- the URL address for the web service (you may call it a URI if you want, it is basically the same thing). The URL is the equivalent of a noun.
- the supported Internet media data type of the web service.
- the set of HTTP operations supported by the web service. Think of this as the verb.
HTTPCall runs an HTTP request and returns the results. You can consume REST services by using HTTPCall with any and all verbs. This function can be used instead of the HTTPGet and HTTPPost functions, thereby simplifying implementation of RESTful Web Services in uniPaaS.
The syntax within uniPaaS for the use of HTTPCall is as follows:
HTTPCall (verb, service URL, message, [header1], [header2], …)
The “verb” is a string indicating the method. The options include GET, POST, PUT, DELETE, and HEAD. You can GET a list or a specific member of a collection. POST is like an append operation in that it adds a member to a collection. PUT replaces an entire collection or a specified member of the collection. DELETE erases the entire collection or a specific member of the collection. HEAD is a header that provides additional header information.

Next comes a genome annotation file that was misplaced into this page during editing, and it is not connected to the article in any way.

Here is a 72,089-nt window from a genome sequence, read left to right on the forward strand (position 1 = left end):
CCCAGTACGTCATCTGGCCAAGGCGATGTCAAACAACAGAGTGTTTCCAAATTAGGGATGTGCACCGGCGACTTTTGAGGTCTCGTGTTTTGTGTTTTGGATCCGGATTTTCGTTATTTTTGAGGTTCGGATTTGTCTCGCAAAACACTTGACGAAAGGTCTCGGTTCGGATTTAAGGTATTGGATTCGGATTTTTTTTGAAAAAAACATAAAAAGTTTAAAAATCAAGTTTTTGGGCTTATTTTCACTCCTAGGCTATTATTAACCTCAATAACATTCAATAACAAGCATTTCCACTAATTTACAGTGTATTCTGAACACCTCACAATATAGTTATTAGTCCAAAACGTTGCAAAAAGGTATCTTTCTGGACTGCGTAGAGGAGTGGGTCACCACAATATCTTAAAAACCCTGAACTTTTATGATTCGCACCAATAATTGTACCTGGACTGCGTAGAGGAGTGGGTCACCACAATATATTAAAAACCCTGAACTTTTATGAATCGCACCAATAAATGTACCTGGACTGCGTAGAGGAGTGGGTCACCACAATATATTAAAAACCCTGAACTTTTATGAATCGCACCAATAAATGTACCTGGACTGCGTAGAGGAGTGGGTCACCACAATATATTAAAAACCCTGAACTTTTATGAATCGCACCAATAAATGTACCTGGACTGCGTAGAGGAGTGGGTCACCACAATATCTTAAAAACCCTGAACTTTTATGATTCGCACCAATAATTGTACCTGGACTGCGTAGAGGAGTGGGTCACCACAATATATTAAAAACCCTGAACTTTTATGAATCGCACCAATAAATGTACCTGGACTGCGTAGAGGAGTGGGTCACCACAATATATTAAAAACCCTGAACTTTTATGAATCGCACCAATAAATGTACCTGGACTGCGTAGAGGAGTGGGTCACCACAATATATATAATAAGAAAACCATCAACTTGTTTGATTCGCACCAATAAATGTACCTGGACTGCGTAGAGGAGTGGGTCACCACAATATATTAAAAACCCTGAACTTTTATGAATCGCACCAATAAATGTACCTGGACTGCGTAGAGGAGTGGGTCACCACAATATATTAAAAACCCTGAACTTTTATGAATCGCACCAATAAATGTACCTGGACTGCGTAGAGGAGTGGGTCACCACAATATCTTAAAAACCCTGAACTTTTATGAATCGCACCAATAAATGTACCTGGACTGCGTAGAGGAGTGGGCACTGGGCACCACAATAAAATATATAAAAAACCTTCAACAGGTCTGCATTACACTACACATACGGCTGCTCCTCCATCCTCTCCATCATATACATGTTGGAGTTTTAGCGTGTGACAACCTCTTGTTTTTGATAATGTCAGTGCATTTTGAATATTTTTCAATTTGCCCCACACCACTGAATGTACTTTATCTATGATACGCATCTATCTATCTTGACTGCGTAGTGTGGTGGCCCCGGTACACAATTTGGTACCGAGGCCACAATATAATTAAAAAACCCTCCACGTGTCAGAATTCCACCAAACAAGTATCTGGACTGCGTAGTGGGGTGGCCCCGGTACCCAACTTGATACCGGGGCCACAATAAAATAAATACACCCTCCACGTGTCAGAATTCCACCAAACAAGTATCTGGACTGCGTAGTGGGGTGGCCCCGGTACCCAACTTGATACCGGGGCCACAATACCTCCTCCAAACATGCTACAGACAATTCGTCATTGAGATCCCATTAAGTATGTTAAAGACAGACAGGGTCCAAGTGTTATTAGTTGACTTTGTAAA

The “service URL” is the string that represents the HTTP address where you will retrieve the HTTP request. The HTTPCall function can easily pass a user name and password to the service URL for a secure, rights-based approach to Web Services. For example, when a uniPaaS client is accessing a web server that requires a user name and password, the URL should be HTTP://User:Password@[URL].
uniPaaS will also support secret names by following this approach: HTTP://%user_secretname%:%pass_secretname%@[URL]
Obviously, the “message” is a string with the text of the message. There is no limitation on the message content. Messages are self-descriptive and stateless.
The use of “headers” is strictly optional and you may include as many as needed. Each header may contain a string that provides additional header information as requested.
As one might expect, the HTTPCall returns a BLOB containing whatever information results from the HTTP request. If the function fails to make the connection, a blank value is returned. You can get the response headers using the HTTPLastHeader function.
Magic Software provides both Online and Rich Client sample programs that detail the use of the HTTPCall function. Look for sample programs EL23 and REL23 to get an idea of how this function can be implemented.
One of the traditional disadvantages of REST is that it doesn’t do well with complex data architectures such as those of relational databases. In this regard, using uniPaaS allows you to bridge the gap between REST and traditional databases. With uniPaaS, information is exchanged and represented using RESTful Web Services while at the same time you can store enterprise data in industry standard databases. REST advocates will simply say databases are too complex and should change to conform to the way the Web works. With uniPaaS, you avoid that argument altogether. It just works.